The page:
Under-5 mortality is often used—perhaps implicitly—as a measure of “population health”.  But what is happening to adult mortality in Africa? 

In a recent working paperi , we combine data from 84 Demographic and Health Surveys from 46 countries, and calculate mortality based on the sibling mortality reports collected from female respondents aged 15-49. The working paper is available here and the database we used for the analysis can be found here.

We find that adult mortality is quite different from child mortality (under-5 mortality)1.   This is perhaps obvious to most readers, but is clearly illustrated in figure 1. While in general both under-5 and adult mortality decline with per-capita income, and over time, the latter effect is much smaller for adult mortality, which has barely shifted in countries outside Africa between 1975-79 and 2000-04.

But in sub-Saharan Africa, contrary to under-5 mortality everywhere and to adult mortality outside of Africa, adult mortality increased between 1975-79 and 2000-04 and the relationship between adult mortality and income became positive in Africa as indicated by the upward sloping line in 2000-04.

This diverging and dramatic trend for sub-Saharan Africa is mainly driven by the HIV/AIDS epidemic. 

Is the bicycle one of our best and oldest transport innovations yet?

Julie Babinard's picture

I was recently invited to a panel discussion to comment on the movie ‘With My Own Two Wheels’  (http://www.withmyowntwowheels.org) which illustrates how bicycles can serve as a missing link to development.  It follows the transformation taking place in the lives of 5 individuals.

Fifty Million Twelve-Year-Old Solutions

Naniette Coleman's picture

“We have a situation on our hands and the clock is ticking. We have fifty million twelve-year-old girls in poverty,” the opening video proclaimed. The solution is simple and profound, the Girl Effect, “an effect that starts with a 12-year-old girl and impacts the world.” Despite the catchy rhyme, I was skeptical. Can you blame me? It seems that we women have been getting the shaft since that damn snake in Eden.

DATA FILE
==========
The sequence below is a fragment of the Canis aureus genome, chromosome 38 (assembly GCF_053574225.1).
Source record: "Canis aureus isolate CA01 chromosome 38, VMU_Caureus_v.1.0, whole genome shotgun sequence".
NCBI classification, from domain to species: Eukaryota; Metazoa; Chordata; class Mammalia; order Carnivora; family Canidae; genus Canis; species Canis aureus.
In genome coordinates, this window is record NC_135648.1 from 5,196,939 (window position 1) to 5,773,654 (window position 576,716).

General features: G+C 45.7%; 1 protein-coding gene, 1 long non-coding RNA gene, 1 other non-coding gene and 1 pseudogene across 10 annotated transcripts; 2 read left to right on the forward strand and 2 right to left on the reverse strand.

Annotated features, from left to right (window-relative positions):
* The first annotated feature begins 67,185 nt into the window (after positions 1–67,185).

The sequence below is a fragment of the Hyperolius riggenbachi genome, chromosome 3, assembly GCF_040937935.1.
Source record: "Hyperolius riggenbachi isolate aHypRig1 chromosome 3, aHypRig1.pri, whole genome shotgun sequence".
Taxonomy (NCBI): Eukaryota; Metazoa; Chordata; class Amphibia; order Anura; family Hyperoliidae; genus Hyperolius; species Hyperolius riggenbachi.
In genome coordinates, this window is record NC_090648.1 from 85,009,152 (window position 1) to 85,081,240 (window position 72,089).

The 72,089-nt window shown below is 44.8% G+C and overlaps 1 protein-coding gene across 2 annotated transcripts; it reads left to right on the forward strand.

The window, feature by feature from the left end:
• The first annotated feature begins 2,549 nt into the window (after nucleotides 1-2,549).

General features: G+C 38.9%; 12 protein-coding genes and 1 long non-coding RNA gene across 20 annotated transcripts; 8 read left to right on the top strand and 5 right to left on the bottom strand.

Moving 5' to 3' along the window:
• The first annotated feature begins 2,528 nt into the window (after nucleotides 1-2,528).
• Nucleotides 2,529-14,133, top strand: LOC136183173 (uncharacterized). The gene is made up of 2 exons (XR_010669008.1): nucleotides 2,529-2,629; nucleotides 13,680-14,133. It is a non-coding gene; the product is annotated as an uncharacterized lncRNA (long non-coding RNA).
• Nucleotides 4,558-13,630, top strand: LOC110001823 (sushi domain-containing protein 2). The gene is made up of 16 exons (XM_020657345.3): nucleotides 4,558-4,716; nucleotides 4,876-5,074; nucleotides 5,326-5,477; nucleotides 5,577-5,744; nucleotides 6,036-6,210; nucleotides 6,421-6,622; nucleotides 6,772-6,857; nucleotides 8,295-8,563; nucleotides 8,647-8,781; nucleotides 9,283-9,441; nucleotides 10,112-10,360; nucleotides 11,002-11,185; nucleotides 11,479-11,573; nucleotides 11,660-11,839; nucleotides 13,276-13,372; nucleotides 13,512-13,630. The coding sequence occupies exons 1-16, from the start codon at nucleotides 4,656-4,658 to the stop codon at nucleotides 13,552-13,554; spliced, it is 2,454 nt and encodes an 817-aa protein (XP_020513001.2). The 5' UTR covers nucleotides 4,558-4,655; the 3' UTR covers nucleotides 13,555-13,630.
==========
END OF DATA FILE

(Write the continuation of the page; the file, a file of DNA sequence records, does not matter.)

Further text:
The list of superwomen who addressed the over capacity crowd at the “Adolescent Girls Initiative (AGI): An Alliance for Economic Empowerment” event on October 6th read like the World Bank, White House, Hollywood, Philanthropy, Business and the Catwalk list of Who’s Who. The crowd craned their necks from the hallway to catch a glimpse of World Bank Managing Director Ngozi Okonjo-Iweala and World Bank Director of Gender and Development Mayra Buvinic; White House Senior Advisor, Valerie Jarrett; Actor, Anne Hathaway; President of the Nike Foundation, Maria Eitel, and Supermodel Christy Turlington

Finding Beauty in Nepal's Third Gender

Kirsten Spainhower's picture

The winner (National HIV/AIDS Ambassador) Sandhya Lama with film maker Catherine Donaldson. Photo credit Vincent Claeson.

 

What creativity that emerged from a competition on reducing the HIV related stigma and discrimination! In 2008, the South Asia Region of the World Bank put out a call for proposals for innovative ideas that tackle stigma and discrimination associated with HIV. Proposals had to target vulnerable populations such as transgender, men who have sex with men, injecting drug users, sex workers, and people living with HIV and AIDS. From the resulting 1,000 submissions, 75 finalists were identified and 26 winning projects were awarded funds for an 18 month implementation period. Projects used numerous creative ways to decrease discrimination through the use of theater, songs, new businesses and even a beauty pageant! Whoa, a beauty pageant, in development? This made me stop in my tracks. I had to find out more.

Media Events for Development Campaigns

Anne-Katrin Arnold's picture

Using large international events to get attention for a development objective is a pretty good idea. Events like the Soccer World Cup are so called media events - events that capture the attention of a large audience, that break our routines, and unify a large scattered audience. Whatever team you were cheering for, you weren't the only one cheering for it, and didn't you feel like your team's friends were also your friends? This kind of mood - attention and a feeling of community - provides a great environment for campaigns that want to raise awareness about certain issues or that want to change norms and behaviors.